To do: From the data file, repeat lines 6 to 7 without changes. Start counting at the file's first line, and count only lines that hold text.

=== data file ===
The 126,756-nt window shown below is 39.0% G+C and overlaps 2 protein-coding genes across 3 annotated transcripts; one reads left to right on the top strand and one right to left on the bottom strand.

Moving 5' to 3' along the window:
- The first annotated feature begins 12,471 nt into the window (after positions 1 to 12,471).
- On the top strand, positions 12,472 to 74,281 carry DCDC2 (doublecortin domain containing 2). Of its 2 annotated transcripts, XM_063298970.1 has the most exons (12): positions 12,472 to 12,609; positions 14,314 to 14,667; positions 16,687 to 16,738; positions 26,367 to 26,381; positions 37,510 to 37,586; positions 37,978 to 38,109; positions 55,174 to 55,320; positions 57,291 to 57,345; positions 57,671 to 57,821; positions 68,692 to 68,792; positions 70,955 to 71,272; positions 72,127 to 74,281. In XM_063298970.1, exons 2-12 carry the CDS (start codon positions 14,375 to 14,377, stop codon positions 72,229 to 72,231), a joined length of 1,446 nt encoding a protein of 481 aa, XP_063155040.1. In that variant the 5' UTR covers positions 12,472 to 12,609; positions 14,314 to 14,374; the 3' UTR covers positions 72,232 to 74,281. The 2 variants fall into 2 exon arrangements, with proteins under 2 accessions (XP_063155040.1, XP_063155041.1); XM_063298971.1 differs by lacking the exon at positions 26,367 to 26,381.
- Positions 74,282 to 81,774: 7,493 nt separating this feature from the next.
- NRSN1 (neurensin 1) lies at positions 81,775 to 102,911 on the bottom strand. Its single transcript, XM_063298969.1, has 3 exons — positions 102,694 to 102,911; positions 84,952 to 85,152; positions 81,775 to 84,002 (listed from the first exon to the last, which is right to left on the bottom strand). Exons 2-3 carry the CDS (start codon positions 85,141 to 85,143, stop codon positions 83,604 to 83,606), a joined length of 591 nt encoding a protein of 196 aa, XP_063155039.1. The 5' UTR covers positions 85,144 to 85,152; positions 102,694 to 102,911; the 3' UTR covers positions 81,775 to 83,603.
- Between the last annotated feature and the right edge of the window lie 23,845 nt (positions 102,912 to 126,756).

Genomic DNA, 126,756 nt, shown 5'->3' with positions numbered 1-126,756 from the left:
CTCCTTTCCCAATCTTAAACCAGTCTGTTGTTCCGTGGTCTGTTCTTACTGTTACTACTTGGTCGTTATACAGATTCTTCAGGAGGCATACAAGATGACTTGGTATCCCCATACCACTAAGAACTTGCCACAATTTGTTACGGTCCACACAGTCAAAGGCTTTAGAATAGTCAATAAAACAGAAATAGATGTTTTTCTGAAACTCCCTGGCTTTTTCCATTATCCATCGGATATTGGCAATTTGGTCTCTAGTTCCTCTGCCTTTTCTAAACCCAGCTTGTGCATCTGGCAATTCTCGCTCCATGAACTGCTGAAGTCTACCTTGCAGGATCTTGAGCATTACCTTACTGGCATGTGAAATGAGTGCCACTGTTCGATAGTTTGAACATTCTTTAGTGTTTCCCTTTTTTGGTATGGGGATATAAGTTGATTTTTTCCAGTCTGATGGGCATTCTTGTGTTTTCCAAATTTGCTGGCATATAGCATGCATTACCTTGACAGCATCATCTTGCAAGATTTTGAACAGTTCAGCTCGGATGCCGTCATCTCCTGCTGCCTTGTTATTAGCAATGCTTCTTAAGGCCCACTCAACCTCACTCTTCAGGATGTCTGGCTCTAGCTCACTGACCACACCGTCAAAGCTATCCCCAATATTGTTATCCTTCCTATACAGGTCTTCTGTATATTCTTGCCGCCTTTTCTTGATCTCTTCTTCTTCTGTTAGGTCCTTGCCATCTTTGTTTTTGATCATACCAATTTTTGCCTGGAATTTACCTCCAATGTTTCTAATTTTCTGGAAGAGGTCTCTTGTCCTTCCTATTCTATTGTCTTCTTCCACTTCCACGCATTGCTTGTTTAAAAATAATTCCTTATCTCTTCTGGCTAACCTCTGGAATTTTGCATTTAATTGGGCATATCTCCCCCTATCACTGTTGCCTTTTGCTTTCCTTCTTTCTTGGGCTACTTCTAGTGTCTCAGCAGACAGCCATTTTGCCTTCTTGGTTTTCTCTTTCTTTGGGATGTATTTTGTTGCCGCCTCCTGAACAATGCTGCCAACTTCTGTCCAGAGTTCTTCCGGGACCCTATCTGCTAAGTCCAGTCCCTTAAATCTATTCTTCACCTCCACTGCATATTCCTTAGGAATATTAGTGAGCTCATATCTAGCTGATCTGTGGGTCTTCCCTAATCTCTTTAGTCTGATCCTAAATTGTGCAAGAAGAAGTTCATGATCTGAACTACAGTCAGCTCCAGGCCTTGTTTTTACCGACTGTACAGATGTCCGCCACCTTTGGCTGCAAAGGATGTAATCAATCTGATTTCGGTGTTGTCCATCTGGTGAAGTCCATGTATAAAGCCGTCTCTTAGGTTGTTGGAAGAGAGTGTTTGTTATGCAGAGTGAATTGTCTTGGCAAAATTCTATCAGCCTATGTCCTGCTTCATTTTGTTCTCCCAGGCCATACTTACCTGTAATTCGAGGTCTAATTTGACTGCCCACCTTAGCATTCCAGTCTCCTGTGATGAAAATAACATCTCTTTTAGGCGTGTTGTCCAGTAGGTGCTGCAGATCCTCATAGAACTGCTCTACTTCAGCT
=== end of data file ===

- NRSN1 (neurensin 1) lies at positions 81,775 to 102,911 on the bottom strand. Its single transcript, XM_063298969.1, has 3 exons — positions 102,694 to 102,911; positions 84,952 to 85,152; positions 81,775 to 84,002 (listed from the first exon to the last, which is right to left on the bottom strand). Exons 2-3 carry the CDS (start codon positions 85,141 to 85,143, stop codon positions 83,604 to 83,606), a joined length of 591 nt encoding a protein of 196 aa, XP_063155039.1. The 5' UTR covers positions 85,144 to 85,152; positions 102,694 to 102,911; the 3' UTR covers positions 81,775 to 83,603.
- Between the last annotated feature and the right edge of the window lie 23,845 nt (positions 102,912 to 126,756).